We're just over a week away from the first anniversary of the death of Lee Rigby. The soldier, wearing a Help for Heroes hoodie, was murdered in broad daylight in Woolwich, south-east London, at just 25 years of age.
A lot has happened over the past year. We've seen the rise of right-wing, authoritarian groups: most notably UKIP, who have gone from being the "fourth party" to the "third party of [British] politics", but the BNP, English Democrats, Britain First, and EDL have all reared their ugly heads (despite the departure of the latter's founding member).
Inevitably, those two happenings are a marriage made in heaven, if we take 'heaven' to mean 'that dodgy pub in the middle of town where all the racists hang out and discuss how to be less tolerant than their livers'. The fact that Mr Rigby's family have denounced the use of his name by far right groups has not stopped them from using it.
In the run up to the anniversary, there has been increased social media interest in his memorial, or lack thereof. Despite a 12,000 strong petition, Greenwich Council failed to commission a memorial to commemorate Lee Rigby's murder.
Not to be outdone, UKIP hopped onto the bandwagon of criticism of the council. Racists across the country jumped to compare it to the murder and subsequent memorial of Stephen Lawrence:
Others have said that both are deserving of a memorial, that both are tragic events worthy of commemorating and a permanent place to consider what happened.
I can only disagree. Certainly, they were both tragic events, and neither one of them deserves to have died in such a horrific manner.
Yet there are already several memorials in the London Borough of Greenwich that commemorate the death of soldiers. The memorial to Stephen Lawrence is the only one that stands to mark a racially motivated killing of a normal young man that the police attempted to cover up.
Surely, then, the question ought to be: why do we have so many memorials for soldiers? I regularly see posts, memes etc, demanding that I share, like, or comment to give honour to "our boys" or "our soldiers".
However, this week saw the beginning of "our boys" being investigated by the International Criminal Court on charges of abuse. Their paymasters at the Ministry of Defence also refused to publish a report on the radioactive contamination of our land until it was leaked by the Guardian. Which of these things deserves honour and respect?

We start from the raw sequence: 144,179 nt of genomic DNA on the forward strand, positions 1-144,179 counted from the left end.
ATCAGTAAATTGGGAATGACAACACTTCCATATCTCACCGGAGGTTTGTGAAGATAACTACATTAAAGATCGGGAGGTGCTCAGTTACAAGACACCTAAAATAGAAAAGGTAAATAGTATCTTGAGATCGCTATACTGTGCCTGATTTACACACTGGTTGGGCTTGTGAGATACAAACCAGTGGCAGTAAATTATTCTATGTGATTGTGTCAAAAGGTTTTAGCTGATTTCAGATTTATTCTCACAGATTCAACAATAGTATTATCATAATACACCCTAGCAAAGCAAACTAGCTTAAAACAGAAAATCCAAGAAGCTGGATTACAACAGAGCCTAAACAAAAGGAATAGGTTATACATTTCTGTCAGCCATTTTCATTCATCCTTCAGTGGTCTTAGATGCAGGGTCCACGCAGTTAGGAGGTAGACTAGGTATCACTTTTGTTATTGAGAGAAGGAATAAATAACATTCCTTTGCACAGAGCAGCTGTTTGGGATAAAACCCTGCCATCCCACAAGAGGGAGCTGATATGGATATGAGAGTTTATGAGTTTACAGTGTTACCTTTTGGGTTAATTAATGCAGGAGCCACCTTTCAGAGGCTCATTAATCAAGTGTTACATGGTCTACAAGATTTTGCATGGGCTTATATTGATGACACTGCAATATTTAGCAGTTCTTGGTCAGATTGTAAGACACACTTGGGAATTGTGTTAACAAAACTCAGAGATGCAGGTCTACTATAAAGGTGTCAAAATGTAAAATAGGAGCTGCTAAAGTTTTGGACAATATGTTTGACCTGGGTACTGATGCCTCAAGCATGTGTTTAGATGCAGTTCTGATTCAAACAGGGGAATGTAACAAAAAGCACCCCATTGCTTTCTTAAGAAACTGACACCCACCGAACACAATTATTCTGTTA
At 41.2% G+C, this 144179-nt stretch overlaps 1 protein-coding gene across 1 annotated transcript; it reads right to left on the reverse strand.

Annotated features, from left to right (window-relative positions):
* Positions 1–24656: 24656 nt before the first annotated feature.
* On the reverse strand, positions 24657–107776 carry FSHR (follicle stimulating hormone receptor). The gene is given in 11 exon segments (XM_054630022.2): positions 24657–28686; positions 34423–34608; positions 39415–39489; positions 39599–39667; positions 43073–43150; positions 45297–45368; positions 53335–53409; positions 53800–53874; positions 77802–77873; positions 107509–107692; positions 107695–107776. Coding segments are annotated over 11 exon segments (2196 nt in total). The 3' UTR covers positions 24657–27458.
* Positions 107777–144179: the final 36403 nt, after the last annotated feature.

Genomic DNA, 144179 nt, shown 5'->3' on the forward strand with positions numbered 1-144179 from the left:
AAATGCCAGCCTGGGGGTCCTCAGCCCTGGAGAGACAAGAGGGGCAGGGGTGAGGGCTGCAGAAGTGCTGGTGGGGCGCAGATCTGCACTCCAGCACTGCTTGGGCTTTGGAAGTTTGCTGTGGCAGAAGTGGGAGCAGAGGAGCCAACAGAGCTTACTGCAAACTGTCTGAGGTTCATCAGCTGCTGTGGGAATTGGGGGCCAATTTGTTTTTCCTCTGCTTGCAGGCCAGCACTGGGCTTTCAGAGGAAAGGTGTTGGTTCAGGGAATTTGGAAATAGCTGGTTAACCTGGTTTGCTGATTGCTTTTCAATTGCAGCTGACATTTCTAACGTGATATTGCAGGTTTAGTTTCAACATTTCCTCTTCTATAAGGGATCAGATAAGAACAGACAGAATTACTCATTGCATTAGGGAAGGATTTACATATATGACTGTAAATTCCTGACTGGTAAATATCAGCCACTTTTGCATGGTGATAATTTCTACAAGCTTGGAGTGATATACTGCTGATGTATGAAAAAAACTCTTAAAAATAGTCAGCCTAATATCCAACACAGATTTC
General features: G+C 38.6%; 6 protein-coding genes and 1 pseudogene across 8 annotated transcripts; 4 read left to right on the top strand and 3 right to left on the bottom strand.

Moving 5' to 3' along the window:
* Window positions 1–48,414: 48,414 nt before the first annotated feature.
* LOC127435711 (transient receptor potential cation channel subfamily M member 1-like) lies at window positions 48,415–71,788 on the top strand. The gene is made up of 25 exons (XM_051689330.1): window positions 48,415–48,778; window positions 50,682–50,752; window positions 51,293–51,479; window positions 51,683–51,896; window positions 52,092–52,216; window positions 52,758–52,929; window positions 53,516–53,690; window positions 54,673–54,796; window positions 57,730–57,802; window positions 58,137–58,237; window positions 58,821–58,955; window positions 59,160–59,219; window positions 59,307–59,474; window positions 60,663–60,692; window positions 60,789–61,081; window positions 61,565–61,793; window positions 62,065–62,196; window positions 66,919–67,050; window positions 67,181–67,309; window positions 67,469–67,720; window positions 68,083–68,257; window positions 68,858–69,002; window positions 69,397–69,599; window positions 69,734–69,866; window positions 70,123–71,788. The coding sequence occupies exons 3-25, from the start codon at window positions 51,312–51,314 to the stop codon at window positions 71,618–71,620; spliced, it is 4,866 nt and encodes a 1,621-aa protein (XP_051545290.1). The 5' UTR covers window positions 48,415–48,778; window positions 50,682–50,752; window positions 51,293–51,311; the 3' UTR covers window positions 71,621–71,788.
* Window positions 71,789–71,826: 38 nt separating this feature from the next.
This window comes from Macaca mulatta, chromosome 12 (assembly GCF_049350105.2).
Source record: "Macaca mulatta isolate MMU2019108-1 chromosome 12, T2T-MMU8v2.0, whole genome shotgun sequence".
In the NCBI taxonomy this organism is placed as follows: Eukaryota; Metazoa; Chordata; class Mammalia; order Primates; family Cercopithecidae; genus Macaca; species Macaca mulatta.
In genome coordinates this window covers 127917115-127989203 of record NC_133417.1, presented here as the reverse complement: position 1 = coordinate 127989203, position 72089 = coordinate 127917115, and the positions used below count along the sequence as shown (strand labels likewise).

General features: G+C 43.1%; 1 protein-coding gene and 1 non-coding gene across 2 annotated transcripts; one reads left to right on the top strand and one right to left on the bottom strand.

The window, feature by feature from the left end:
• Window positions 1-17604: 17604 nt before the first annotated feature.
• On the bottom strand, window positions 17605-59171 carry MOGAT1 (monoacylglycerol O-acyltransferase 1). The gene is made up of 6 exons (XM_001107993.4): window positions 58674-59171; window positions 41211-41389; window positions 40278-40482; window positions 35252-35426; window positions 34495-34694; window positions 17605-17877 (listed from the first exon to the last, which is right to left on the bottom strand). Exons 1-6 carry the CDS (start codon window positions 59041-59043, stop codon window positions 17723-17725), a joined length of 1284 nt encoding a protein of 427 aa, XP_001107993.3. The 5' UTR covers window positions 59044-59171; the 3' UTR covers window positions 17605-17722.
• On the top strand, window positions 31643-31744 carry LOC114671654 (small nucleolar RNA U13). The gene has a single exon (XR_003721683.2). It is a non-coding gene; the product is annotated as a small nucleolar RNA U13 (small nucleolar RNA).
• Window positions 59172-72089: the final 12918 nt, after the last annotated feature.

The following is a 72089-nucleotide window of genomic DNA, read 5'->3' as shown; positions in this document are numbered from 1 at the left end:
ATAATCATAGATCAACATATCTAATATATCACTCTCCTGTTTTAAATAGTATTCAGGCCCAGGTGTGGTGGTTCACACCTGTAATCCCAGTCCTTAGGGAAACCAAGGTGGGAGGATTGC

Most importantly, we must remember what soldiers have done in Iraq, Afghanistan, and across the world: injure and kill people in illegal wars and conflicts. There is no way that anyone who fights in these wars on behalf of the aggressor "was the epitome of righteousness", as the memorial campaign leader said of Lee Rigby, let alone someone who was a machine gunner. Machine guns are not used just in case they come in handy for a good deed.
The biggest tragedy of all is that people willingly revoke their autonomy and human free will to join the armed forces and blindly follow the imperialistic orders of the Foreign Office at such a young age - Lee Rigby died aged just 25, after a military career that took him from Cyprus to Afghanistan, having joined up as a teenager in 2006.
For me, that is what I think of when I see war memorials: not about heroes, because these wars were not fought in my name; but about the 25,000 people a year who sign up to do whatever their government tells them, regardless of legality or ethics.
A memorial to mark the death of Lee Rigby would certainly not be about that. It would be used as political meat for authoritarian and fascist groups. It would advertise militancy on both the side of our government as well as that of Islamic extremists.
And none of those things need advertising.